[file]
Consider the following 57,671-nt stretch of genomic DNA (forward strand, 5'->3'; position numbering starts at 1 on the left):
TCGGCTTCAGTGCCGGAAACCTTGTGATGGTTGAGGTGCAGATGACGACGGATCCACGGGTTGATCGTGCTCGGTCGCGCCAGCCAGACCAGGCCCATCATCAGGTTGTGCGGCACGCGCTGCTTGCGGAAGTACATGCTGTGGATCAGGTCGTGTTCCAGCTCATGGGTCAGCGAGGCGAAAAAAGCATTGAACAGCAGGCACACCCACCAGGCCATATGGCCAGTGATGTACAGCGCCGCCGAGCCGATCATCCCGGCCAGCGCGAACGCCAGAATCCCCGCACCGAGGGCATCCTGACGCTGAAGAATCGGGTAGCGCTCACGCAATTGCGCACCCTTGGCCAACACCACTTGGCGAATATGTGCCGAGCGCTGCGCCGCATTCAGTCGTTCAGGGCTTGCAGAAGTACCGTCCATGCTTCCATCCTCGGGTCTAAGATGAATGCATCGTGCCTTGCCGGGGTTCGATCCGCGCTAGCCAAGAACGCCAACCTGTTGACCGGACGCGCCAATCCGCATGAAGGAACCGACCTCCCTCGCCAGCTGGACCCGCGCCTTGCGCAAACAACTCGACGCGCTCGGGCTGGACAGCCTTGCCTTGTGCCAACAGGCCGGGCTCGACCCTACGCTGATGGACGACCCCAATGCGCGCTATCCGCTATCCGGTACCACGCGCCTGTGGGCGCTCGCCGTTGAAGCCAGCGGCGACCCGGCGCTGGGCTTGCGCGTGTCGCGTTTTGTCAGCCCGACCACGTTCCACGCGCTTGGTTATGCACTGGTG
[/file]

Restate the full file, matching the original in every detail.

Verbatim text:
Consider the following 57,671-nt stretch of genomic DNA (forward strand, 5'->3'; position numbering starts at 1 on the left):
TCGGCTTCAGTGCCGGAAACCTTGTGATGGTTGAGGTGCAGATGACGACGGATCCACGGGTTGATCGTGCTCGGTCGCGCCAGCCAGACCAGGCCCATCATCAGGTTGTGCGGCACGCGCTGCTTGCGGAAGTACATGCTGTGGATCAGGTCGTGTTCCAGCTCATGGGTCAGCGAGGCGAAAAAAGCATTGAACAGCAGGCACACCCACCAGGCCATATGGCCAGTGATGTACAGCGCCGCCGAGCCGATCATCCCGGCCAGCGCGAACGCCAGAATCCCCGCACCGAGGGCATCCTGACGCTGAAGAATCGGGTAGCGCTCACGCAATTGCGCACCCTTGGCCAACACCACTTGGCGAATATGTGCCGAGCGCTGCGCCGCATTCAGTCGTTCAGGGCTTGCAGAAGTACCGTCCATGCTTCCATCCTCGGGTCTAAGATGAATGCATCGTGCCTTGCCGGGGTTCGATCCGCGCTAGCCAAGAACGCCAACCTGTTGACCGGACGCGCCAATCCGCATGAAGGAACCGACCTCCCTCGCCAGCTGGACCCGCGCCTTGCGCAAACAACTCGACGCGCTCGGGCTGGACAGCCTTGCCTTGTGCCAACAGGCCGGGCTCGACCCTACGCTGATGGACGACCCCAATGCGCGCTATCCGCTATCCGGTACCACGCGCCTGTGGGCGCTCGCCGTTGAAGCCAGCGGCGACCCGGCGCTGGGCTTGCGCGTGTCGCGTTTTGTCAGCCCGACCACGTTCCACGCGCTTGGTTATGCACTGGTG